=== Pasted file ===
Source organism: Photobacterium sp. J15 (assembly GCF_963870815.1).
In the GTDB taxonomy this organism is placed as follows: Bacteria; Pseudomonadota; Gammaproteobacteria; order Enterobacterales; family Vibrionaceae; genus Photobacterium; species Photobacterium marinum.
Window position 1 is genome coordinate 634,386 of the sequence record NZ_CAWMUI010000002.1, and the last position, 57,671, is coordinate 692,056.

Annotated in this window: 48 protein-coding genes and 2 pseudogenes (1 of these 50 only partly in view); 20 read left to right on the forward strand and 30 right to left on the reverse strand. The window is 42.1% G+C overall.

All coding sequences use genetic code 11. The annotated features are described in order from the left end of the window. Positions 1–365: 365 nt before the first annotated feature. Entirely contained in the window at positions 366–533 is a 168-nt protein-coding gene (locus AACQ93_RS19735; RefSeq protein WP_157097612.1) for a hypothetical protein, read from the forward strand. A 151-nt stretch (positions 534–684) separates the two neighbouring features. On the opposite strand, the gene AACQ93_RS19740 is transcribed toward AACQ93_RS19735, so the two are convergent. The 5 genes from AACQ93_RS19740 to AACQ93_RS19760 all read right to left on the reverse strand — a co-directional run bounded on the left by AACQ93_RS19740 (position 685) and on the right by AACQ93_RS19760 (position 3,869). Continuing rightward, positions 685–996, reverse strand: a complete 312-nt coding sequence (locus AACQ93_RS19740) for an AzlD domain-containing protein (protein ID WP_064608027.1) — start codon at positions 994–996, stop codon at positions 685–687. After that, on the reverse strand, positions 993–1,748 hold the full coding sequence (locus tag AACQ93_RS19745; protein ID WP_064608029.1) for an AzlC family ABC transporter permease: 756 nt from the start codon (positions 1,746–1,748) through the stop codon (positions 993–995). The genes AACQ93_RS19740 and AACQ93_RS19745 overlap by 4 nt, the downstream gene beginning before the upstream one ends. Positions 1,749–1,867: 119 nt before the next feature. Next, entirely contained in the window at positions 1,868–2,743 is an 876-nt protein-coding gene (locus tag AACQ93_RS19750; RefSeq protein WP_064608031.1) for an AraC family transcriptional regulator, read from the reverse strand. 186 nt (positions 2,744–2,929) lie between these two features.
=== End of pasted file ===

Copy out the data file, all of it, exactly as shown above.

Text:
Source organism: Photobacterium sp. J15 (assembly GCF_963870815.1).
In the GTDB taxonomy this organism is placed as follows: Bacteria; Pseudomonadota; Gammaproteobacteria; order Enterobacterales; family Vibrionaceae; genus Photobacterium; species Photobacterium marinum.
Window position 1 is genome coordinate 634,386 of the sequence record NZ_CAWMUI010000002.1, and the last position, 57,671, is coordinate 692,056.

Annotated in this window: 48 protein-coding genes and 2 pseudogenes (1 of these 50 only partly in view); 20 read left to right on the forward strand and 30 right to left on the reverse strand. The window is 42.1% G+C overall.

All coding sequences use genetic code 11. The annotated features are described in order from the left end of the window. Positions 1–365: 365 nt before the first annotated feature. Entirely contained in the window at positions 366–533 is a 168-nt protein-coding gene (locus AACQ93_RS19735; RefSeq protein WP_157097612.1) for a hypothetical protein, read from the forward strand. A 151-nt stretch (positions 534–684) separates the two neighbouring features. On the opposite strand, the gene AACQ93_RS19740 is transcribed toward AACQ93_RS19735, so the two are convergent. The 5 genes from AACQ93_RS19740 to AACQ93_RS19760 all read right to left on the reverse strand — a co-directional run bounded on the left by AACQ93_RS19740 (position 685) and on the right by AACQ93_RS19760 (position 3,869). Continuing rightward, positions 685–996, reverse strand: a complete 312-nt coding sequence (locus AACQ93_RS19740) for an AzlD domain-containing protein (protein ID WP_064608027.1) — start codon at positions 994–996, stop codon at positions 685–687. After that, on the reverse strand, positions 993–1,748 hold the full coding sequence (locus tag AACQ93_RS19745; protein ID WP_064608029.1) for an AzlC family ABC transporter permease: 756 nt from the start codon (positions 1,746–1,748) through the stop codon (positions 993–995). The genes AACQ93_RS19740 and AACQ93_RS19745 overlap by 4 nt, the downstream gene beginning before the upstream one ends. Positions 1,749–1,867: 119 nt before the next feature. Next, entirely contained in the window at positions 1,868–2,743 is an 876-nt protein-coding gene (locus tag AACQ93_RS19750; RefSeq protein WP_064608031.1) for an AraC family transcriptional regulator, read from the reverse strand. 186 nt (positions 2,744–2,929) lie between these two features.